BMW's i3 will be capable of travelling up to 124 miles on a single charge thanks to a new lithium ion battery pack
23 November 2015

BMW is set to extend the range of its electric-powered i3 with the introduction of what sources close to the German car maker describe as an “optimised driveline” that draws on battery efficiency gains developed since its launch in 2013.

Read our review on the BMW i3

The i3 will receive a new lithium ion battery with the same 22kWh (18.7kWh usable) capacity as that used today but a higher power density for a longer range. 

The move is claimed to extend its range to well over 124 miles in real-world use, compared with just under 100 miles now.

The i3 will also get an upgraded electronics package that features new software mapping for the battery cooling system and the electric motor.

The revised battery pack will be fitted to not only the all-electric i3 but also the i3 Range Extender, which uses a small two-cylinder petrol engine to produce electricity on the run.

The new battery will also be available as a retro-fit option for existing i3s.

Our Verdict

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Two versions of the BMW i3 are on sale: a pure electric model or a range-extender variant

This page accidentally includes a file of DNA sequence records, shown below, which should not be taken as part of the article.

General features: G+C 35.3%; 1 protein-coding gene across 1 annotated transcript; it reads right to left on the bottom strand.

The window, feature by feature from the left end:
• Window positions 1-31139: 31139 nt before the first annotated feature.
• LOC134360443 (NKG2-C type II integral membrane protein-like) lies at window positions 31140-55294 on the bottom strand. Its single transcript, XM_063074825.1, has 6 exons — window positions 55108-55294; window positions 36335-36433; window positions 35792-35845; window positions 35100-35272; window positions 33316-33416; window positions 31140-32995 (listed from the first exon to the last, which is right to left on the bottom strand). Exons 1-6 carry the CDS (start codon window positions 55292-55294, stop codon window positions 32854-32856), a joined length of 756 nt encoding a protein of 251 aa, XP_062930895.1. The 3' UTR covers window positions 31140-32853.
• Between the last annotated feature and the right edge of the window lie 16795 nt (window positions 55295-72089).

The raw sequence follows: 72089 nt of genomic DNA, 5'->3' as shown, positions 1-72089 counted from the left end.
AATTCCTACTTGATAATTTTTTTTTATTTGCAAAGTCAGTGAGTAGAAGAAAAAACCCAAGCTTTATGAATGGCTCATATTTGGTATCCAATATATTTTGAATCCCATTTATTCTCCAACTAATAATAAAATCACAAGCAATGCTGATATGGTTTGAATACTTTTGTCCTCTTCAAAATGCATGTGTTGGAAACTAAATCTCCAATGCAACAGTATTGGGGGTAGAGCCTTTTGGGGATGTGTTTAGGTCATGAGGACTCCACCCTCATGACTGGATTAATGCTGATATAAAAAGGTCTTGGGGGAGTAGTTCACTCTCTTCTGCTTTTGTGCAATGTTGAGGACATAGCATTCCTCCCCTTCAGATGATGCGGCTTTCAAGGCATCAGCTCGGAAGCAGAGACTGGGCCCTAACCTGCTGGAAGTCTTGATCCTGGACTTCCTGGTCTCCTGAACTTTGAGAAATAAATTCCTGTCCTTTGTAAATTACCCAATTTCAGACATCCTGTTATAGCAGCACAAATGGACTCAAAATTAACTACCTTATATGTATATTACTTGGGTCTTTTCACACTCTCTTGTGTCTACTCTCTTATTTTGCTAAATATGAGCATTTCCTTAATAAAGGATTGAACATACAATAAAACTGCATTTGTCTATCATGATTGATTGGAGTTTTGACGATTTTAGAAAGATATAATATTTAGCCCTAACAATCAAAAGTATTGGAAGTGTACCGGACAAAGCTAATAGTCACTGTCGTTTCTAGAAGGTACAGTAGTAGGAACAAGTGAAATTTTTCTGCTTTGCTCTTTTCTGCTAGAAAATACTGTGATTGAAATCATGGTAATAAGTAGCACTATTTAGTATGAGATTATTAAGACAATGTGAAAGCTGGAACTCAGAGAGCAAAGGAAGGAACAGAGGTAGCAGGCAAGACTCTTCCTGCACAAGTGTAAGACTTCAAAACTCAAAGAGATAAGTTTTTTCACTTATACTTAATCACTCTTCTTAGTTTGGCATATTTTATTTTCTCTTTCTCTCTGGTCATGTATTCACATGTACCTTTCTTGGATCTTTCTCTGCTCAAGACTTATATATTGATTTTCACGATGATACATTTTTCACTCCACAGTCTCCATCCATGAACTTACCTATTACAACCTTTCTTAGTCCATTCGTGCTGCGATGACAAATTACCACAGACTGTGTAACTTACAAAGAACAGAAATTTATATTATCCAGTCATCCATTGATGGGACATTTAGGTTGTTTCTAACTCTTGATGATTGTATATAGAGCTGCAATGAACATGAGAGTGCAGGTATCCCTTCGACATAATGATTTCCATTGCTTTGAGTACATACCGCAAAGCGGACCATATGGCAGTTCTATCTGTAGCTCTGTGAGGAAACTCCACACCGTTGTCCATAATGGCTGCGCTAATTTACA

BMW makes waves with Europe’s first premium-brand compact EV

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Comments
24

23 November 2015
A 25% increase with no downsides is pretty impressive (as long as they don't increase the price), if they can follow the path set by Nissan of offering a 30 kwh battery option then a range of 150+ should be possible. Looking forward to BMW's next EV car: 4 wheel drive, 0-60 in around 8.5, range of 200, 3 series by 2018 would be nice.

 

Hydrogen cars just went POP

A34

23 November 2015
Autocar wrote:

The i3 will receive a new lithium ion battery with the same 22kWh (18.7kWh usable) capacity as that used today but a higher power density for a longer range.

That doesn't make sense. Same energy (KWh) is like saying "we increased range hugely for the same quantity of fuel". Higher power density means smaller batteries for the same power which might mean less weight, but probably not a huge difference in range would result (and there has not been any battery revolution in the last 2 years)...

A34

23 November 2015
Autocar wrote:

The i3 will receive a new lithium ion battery with the same 22kWh (18.7kWh usable) capacity as that used today but a higher power density for a longer range.

That doesn't make sense. Same energy (KWh) is like saying "we increased range hugely for the same quantity of fuel". Higher power density means smaller batteries for the same power which might mean less weight, but probably not a huge difference in range would result (and there has not been any battery revolution in the last 2 years)...

24 November 2015
Readers (not me) seem technically more knowledgeable than the writers, much as waiters now are often more smartly turned out than their customers. A poor state of affairs, both of them.

23 November 2015
...to write just what A34 wrote. Whoever is writing some of these articles has no clue, or has written it very badly, or both.